The World as It Is review

Malcolm Durfee O'Brien, Managing Editor

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Over the Summer, a flood of books written by ex-Obama administration officials were released. One of these was former Deputy National Security Advisor for Communications and Speechwriting Ben Rhode’s The World as It Is. The book chronicles his hiring as a speechwriter for the 2008 Obama primary campaign and follows him throughout his eight years as Deputy National Security Advisor and the foreign policy events that the administration had to contend with. In this regard, it is an excellent novel. 

This book is extremely well written, as Rhodes is indeed a speechwriter and analyst first. Better than any novel, essay or article I have read, Rhodes details the rise of nationalism throughout western democracies. He describes how events that contributed to its rise are connected and how certain events that contributed to the rise of nationalism impacted the administration’s policy and himself personally. That is why the significant section of the book on the Benghazi controversy is by far the strongest part of the book, as he was vilified by far-right nationalists and beautifully illustrates how alone he felt as he was hounded by Fox News and Congressional Republicans.  Another strong part of this book is how Rhodes manages to take events that are completely disconnected and weaves them into a wider tapestry that demonstrates how he and Obama dealt with foreign policy and details both of their falls from ideologues, imagining a perfect world where democracy and diplomacy reign, to near-cynics, who want to do the right thing, but are forced not to by the dangerous creature of politics. This is seen when Rhodes describes the administration’s responses to the Arab Spring in 2010 and then the administration’s reaction to chemical weapon use in Syria in 2015. This book is excellent at establishing the kind of lonely awe policy makers feel and helps to humanize some of the people who are behind the scenes and seen as far away figures, like when Rhodes describes his awkwardness at watching Obama and National Security Advisor Susan Rice singing “Thrift Shop” in the Presidential limo, the beast. It is a truly fascinating book overall that shows the struggles of America’s leaders when what’s right has friction with what is best.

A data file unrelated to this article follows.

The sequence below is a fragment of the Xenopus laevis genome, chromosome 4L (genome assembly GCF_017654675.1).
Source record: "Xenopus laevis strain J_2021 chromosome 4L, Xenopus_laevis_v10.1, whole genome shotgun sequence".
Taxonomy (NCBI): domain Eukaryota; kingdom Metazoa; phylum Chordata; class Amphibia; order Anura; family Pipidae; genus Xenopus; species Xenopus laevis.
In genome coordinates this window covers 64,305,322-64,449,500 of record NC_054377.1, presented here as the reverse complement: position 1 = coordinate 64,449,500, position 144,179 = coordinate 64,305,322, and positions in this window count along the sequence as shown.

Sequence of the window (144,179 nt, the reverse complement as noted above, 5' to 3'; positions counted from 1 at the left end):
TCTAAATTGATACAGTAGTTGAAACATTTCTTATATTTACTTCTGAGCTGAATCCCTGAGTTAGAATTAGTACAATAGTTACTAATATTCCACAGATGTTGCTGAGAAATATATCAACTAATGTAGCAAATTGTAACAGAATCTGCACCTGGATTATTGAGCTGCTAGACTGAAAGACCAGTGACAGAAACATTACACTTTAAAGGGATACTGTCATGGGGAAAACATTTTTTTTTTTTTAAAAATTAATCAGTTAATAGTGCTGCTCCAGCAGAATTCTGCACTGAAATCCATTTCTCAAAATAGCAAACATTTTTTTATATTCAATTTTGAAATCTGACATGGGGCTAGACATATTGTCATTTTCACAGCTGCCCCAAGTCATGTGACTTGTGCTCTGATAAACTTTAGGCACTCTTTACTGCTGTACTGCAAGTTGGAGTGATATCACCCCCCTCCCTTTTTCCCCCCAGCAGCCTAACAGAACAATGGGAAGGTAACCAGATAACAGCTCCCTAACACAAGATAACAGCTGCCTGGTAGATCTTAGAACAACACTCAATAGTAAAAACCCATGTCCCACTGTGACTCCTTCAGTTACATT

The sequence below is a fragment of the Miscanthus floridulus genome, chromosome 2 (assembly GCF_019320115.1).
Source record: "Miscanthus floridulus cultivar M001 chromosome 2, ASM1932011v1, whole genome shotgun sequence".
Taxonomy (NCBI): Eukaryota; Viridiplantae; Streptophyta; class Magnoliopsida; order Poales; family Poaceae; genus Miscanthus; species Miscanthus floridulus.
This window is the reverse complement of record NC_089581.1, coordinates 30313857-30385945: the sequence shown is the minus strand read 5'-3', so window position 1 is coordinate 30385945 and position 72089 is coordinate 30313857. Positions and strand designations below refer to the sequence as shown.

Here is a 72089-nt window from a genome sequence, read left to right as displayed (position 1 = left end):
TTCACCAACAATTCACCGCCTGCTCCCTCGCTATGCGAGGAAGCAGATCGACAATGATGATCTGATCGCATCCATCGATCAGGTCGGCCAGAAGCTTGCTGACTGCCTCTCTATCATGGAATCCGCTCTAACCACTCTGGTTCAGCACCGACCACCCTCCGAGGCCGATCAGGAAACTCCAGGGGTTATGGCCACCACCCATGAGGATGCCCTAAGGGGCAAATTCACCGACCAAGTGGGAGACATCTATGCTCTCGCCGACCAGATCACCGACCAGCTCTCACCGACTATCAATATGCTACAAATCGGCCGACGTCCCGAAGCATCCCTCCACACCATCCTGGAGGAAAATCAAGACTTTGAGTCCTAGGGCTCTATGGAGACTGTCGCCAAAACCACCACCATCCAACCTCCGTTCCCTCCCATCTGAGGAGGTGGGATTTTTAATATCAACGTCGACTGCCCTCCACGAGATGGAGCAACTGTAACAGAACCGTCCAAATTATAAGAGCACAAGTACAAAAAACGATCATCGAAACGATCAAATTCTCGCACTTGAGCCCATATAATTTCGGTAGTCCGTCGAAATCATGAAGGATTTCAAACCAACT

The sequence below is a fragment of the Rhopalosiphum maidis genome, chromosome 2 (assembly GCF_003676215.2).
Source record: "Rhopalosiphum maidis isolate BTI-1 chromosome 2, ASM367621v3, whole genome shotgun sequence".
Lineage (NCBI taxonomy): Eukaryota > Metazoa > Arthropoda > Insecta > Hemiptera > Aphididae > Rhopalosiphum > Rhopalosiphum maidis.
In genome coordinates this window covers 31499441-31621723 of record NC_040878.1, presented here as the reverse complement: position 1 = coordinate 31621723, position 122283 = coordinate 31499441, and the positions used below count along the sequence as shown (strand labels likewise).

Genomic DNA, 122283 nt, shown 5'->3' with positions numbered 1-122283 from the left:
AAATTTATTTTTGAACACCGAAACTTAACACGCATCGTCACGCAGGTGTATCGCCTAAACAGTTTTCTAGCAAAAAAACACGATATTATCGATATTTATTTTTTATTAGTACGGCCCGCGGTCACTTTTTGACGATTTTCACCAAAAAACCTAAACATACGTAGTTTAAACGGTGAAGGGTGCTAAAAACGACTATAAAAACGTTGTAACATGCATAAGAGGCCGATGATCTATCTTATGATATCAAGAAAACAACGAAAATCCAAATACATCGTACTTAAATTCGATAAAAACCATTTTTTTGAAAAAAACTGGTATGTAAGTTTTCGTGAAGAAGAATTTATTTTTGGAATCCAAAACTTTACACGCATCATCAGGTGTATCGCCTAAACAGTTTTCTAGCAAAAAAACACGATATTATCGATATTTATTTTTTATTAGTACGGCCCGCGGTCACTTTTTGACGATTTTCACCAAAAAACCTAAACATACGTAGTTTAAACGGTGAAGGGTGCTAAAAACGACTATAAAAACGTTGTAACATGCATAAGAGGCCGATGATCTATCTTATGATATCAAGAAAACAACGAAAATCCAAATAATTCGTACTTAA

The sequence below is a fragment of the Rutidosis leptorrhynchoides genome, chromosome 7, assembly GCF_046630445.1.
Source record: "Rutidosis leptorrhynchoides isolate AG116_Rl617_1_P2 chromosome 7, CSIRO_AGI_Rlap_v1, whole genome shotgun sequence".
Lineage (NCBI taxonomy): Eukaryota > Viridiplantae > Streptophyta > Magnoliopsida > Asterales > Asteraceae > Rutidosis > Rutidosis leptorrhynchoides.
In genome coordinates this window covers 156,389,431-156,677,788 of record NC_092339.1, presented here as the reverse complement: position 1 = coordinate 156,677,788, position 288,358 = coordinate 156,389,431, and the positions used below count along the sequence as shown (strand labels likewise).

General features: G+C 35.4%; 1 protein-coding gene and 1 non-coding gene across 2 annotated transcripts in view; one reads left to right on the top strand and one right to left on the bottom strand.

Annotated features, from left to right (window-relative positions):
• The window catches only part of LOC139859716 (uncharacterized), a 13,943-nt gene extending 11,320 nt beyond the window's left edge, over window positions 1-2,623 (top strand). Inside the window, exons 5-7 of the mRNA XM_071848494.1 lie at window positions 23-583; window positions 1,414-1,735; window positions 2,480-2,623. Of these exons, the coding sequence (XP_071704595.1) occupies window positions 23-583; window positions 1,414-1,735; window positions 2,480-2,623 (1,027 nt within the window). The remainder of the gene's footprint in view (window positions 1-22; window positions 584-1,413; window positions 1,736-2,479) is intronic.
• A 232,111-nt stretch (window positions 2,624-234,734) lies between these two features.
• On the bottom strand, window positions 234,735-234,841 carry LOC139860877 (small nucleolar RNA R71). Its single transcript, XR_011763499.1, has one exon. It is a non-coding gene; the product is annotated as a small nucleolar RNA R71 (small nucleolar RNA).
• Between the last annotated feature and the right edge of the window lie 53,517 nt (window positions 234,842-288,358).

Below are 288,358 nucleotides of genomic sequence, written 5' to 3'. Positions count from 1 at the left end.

I found very few problems with this book. There are moments where Rhodes is directly quoting private conversations from years prior that don’t seem like he would remember with such clarity what was said, but that is a minor problem that is necessary to the creation of a compelling narrative, as is the constant name dropping. 

This is a fantastic book, if you have not read it yet, you absolutely should. I barely scratched the surface of the incredible elements of the novel. If you want your Obama fix, buy The World as It Is. I give this book ten insane conspiracy theories out of ten. 

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